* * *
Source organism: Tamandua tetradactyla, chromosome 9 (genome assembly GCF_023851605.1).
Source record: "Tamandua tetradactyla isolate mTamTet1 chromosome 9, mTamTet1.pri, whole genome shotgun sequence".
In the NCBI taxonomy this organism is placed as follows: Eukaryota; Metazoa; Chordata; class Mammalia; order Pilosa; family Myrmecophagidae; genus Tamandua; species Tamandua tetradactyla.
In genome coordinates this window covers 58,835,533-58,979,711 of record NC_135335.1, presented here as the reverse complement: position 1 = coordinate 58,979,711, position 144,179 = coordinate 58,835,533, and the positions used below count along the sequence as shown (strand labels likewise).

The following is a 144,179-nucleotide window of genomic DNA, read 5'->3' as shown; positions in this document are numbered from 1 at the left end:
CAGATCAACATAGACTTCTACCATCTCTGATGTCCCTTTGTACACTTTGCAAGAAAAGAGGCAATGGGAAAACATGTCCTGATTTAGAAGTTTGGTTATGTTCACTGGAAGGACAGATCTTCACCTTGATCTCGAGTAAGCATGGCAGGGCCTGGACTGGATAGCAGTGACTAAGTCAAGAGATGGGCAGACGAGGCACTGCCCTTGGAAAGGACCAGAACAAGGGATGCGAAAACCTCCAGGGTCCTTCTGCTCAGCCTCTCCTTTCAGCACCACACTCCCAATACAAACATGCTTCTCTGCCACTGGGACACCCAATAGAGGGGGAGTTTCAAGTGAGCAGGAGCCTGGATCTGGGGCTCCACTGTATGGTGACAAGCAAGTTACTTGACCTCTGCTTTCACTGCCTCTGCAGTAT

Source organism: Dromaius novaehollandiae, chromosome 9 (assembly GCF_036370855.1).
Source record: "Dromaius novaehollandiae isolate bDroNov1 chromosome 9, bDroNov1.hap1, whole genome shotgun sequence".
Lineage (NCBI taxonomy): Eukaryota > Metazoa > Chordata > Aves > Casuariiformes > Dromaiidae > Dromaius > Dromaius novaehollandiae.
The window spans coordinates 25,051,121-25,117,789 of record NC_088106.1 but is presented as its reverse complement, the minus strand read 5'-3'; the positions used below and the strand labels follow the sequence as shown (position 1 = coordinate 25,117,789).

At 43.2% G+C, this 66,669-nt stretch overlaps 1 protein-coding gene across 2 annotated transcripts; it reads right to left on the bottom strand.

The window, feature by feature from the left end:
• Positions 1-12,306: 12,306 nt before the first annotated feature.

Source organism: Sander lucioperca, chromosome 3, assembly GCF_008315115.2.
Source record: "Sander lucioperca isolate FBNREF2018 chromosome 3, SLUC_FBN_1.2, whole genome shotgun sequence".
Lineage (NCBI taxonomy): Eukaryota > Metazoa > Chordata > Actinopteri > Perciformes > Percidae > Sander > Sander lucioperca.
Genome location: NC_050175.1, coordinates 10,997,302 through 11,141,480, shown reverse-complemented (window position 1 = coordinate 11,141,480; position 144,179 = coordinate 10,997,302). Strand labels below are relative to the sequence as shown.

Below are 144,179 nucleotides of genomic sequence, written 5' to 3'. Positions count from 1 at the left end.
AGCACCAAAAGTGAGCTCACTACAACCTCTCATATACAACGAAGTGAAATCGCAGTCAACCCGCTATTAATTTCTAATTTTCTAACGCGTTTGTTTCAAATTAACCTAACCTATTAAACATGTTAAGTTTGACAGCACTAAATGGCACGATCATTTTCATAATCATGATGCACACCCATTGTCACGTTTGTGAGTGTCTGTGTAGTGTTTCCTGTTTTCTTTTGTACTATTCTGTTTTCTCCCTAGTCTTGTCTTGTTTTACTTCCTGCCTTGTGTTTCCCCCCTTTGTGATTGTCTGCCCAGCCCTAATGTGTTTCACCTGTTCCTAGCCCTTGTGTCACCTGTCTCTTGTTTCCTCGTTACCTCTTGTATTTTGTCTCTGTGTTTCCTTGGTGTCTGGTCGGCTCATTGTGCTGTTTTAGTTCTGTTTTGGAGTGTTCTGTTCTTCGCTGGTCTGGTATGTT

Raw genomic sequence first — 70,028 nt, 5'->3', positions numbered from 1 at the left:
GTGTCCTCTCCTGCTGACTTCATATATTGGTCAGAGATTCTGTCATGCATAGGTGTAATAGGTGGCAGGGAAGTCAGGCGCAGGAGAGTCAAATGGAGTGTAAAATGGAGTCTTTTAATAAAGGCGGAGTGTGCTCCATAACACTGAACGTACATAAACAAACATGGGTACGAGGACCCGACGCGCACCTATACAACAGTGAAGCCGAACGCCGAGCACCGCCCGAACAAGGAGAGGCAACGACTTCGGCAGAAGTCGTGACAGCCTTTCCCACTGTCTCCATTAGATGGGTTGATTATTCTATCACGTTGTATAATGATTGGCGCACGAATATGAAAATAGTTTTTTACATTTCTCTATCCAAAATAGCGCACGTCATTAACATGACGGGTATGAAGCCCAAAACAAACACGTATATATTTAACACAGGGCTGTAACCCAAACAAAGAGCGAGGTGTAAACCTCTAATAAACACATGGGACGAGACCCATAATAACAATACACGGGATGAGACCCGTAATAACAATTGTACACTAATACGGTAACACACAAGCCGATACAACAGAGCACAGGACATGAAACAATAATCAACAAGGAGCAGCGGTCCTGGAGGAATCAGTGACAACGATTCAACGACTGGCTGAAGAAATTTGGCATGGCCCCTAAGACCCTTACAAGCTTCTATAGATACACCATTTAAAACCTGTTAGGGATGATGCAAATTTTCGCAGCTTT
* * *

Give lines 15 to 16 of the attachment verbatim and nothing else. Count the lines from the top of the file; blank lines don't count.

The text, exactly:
Source record: "Sander lucioperca isolate FBNREF2018 chromosome 3, SLUC_FBN_1.2, whole genome shotgun sequence".
Lineage (NCBI taxonomy): Eukaryota > Metazoa > Chordata > Actinopteri > Perciformes > Percidae > Sander > Sander lucioperca.